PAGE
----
This week’s reading (chapters 10-13) were very enjoyable reading. McLaren’s message that we are to be God’s agents of reconcilation and fellowship cam through loud and clear. I truly appreciated McLaren’s points that it is “by [our] way of life” (p82) that the Kingdom is promoted and that it is there the difference is made. It is not a Sunday Morning Only thing, but radically, a daily thing, down the littlest jot of life. It’s not fire insurance. It’s a road map.
However, there was an underlying feeling of uncomfortableness that I couldn’t put my finger on that seemed to run through these 3 chapters. Certain phrases, certain concepts made me uncomfortable. Perhaps that was McLaren’s goal. I don’t know. Here they are:
1) McLaren points out that the Kingdom of God is “scandously inclusive.” Yes, this is true. However, that inclusiveness also required/requires a turning away from the life of sin. The hair goes up on the back of my neck because I often hear under people’s usage of the word inclusive that the former life can be continued and even affirmed.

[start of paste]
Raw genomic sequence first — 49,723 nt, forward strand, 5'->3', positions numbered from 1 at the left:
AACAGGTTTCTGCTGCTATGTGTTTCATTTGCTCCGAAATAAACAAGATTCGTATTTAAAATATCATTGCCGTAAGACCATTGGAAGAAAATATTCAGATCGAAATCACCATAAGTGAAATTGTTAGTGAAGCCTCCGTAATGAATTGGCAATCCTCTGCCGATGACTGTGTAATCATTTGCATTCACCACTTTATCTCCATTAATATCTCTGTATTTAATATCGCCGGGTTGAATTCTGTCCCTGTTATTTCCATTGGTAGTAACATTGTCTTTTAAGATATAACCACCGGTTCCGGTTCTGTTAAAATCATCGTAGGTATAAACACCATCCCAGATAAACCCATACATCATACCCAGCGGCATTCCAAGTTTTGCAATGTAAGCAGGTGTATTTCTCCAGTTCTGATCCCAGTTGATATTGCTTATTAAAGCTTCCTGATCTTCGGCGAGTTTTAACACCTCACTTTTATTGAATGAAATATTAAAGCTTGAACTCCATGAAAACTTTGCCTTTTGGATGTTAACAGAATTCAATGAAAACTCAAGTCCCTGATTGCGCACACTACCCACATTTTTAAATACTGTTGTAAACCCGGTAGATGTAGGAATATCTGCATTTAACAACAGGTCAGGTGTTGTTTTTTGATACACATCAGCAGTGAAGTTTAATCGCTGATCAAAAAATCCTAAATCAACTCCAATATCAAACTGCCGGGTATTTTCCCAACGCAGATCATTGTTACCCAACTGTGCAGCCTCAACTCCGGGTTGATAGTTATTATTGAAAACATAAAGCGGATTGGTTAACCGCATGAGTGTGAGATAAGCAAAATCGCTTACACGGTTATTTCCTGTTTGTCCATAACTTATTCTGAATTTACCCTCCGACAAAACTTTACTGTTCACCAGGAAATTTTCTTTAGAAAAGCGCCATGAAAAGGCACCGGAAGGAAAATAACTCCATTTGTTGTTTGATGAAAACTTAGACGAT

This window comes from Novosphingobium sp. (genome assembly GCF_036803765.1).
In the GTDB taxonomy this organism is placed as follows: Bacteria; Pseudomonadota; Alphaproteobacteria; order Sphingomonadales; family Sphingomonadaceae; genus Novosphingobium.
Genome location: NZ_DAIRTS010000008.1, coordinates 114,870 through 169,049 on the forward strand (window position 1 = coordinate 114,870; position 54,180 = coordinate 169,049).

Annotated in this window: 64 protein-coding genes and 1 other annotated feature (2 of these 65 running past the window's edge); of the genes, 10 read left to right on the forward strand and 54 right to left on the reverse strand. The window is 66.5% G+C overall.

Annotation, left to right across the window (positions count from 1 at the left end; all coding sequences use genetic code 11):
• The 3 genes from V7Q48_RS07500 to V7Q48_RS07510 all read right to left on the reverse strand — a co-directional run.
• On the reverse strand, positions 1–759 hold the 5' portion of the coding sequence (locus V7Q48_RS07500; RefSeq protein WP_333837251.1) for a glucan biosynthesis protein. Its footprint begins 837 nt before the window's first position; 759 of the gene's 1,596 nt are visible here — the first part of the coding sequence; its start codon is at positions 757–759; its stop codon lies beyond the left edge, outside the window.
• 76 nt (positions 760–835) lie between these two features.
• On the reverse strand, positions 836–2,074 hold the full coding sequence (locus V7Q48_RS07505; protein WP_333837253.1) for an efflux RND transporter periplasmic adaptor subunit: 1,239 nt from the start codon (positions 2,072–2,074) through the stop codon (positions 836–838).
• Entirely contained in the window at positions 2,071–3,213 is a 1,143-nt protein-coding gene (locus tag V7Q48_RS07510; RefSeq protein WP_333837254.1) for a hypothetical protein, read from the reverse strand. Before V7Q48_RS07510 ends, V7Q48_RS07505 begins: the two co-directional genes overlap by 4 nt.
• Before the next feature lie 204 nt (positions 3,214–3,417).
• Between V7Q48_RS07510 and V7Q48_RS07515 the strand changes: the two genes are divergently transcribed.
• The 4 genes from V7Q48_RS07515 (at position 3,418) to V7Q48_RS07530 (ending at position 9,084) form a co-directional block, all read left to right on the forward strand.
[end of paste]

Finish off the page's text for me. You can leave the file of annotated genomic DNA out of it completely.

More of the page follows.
2) I am uncomfortable with his point that Jesus seems to shift the “locus of spirituality from the temple (which He says will be destroyed) to the table of fellowship and reconciliation.” (p 94) I’m not entirely clear what this statement means so my issue is probably due to my confusion and not McLaren.
3) On page 96 McLaren quotes an African theologian name Lamin Sannile who points out that Christianity is easily translatable for other cultures to refer to God in their native language. People don’t need to refer to God in the “language of its founder. In fact, most of them don’t even know what the language of the founder actually was!” I can’t say I’ve ever heard that Jesus was the founder of a new religion. That’s a new one to me. I’ve heard people say erroneously that St. Paul started a new religion. But never Jesus!
4) page 104 McLaren talks about “God’s dream.” I dunno. That just sounds wierd to me.
5) I appreciataed the 5 steps from pages 108 to 113. The need for prayer, fasting, etc. It reminded me a little bit of the 4 Spiritual Laws pamphlet that was so popular in the 70’s and 80’s. Is that thing still around?
Overall, good chapters. Where to next I wonder?